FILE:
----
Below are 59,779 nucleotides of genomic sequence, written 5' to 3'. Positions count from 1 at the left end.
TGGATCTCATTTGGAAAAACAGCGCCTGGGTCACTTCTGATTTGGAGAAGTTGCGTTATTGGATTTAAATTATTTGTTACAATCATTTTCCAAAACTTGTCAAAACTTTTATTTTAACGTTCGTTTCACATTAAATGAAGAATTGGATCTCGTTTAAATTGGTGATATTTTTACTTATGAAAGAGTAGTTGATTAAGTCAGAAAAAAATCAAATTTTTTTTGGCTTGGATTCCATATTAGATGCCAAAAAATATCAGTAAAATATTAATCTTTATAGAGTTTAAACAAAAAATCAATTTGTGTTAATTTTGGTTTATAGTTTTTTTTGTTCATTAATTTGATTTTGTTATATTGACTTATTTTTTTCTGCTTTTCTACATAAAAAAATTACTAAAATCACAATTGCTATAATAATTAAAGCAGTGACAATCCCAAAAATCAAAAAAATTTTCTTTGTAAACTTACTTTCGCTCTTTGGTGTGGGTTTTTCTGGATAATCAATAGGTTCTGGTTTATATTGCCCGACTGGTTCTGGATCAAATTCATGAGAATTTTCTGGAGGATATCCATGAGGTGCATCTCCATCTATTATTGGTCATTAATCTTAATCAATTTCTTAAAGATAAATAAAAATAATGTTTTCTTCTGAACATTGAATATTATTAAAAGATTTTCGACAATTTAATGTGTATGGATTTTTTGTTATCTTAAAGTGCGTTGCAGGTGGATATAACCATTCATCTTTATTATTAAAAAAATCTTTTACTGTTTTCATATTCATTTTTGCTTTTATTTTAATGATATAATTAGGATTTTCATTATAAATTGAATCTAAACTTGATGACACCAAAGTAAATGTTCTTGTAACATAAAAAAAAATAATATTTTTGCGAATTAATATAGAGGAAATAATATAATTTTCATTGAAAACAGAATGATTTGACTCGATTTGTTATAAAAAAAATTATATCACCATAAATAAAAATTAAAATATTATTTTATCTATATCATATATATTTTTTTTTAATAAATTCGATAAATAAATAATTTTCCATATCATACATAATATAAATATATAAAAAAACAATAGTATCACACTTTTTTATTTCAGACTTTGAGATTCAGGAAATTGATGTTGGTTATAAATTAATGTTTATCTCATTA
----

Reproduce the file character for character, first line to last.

Below are 59,779 nucleotides of genomic sequence, written 5' to 3'. Positions count from 1 at the left end.
TGGATCTCATTTGGAAAAACAGCGCCTGGGTCACTTCTGATTTGGAGAAGTTGCGTTATTGGATTTAAATTATTTGTTACAATCATTTTCCAAAACTTGTCAAAACTTTTATTTTAACGTTCGTTTCACATTAAATGAAGAATTGGATCTCGTTTAAATTGGTGATATTTTTACTTATGAAAGAGTAGTTGATTAAGTCAGAAAAAAATCAAATTTTTTTTGGCTTGGATTCCATATTAGATGCCAAAAAATATCAGTAAAATATTAATCTTTATAGAGTTTAAACAAAAAATCAATTTGTGTTAATTTTGGTTTATAGTTTTTTTTGTTCATTAATTTGATTTTGTTATATTGACTTATTTTTTTCTGCTTTTCTACATAAAAAAATTACTAAAATCACAATTGCTATAATAATTAAAGCAGTGACAATCCCAAAAATCAAAAAAATTTTCTTTGTAAACTTACTTTCGCTCTTTGGTGTGGGTTTTTCTGGATAATCAATAGGTTCTGGTTTATATTGCCCGACTGGTTCTGGATCAAATTCATGAGAATTTTCTGGAGGATATCCATGAGGTGCATCTCCATCTATTATTGGTCATTAATCTTAATCAATTTCTTAAAGATAAATAAAAATAATGTTTTCTTCTGAACATTGAATATTATTAAAAGATTTTCGACAATTTAATGTGTATGGATTTTTTGTTATCTTAAAGTGCGTTGCAGGTGGATATAACCATTCATCTTTATTATTAAAAAAATCTTTTACTGTTTTCATATTCATTTTTGCTTTTATTTTAATGATATAATTAGGATTTTCATTATAAATTGAATCTAAACTTGATGACACCAAAGTAAATGTTCTTGTAACATAAAAAAAAATAATATTTTTGCGAATTAATATAGAGGAAATAATATAATTTTCATTGAAAACAGAATGATTTGACTCGATTTGTTATAAAAAAAATTATATCACCATAAATAAAAATTAAAATATTATTTTATCTATATCATATATATTTTTTTTTAATAAATTCGATAAATAAATAATTTTCCATATCATACATAATATAAATATATAAAAAAACAATAGTATCACACTTTTTTATTTCAGACTTTGAGATTCAGGAAATTGATGTTGGTTATAAATTAATGTTTATCTCATTA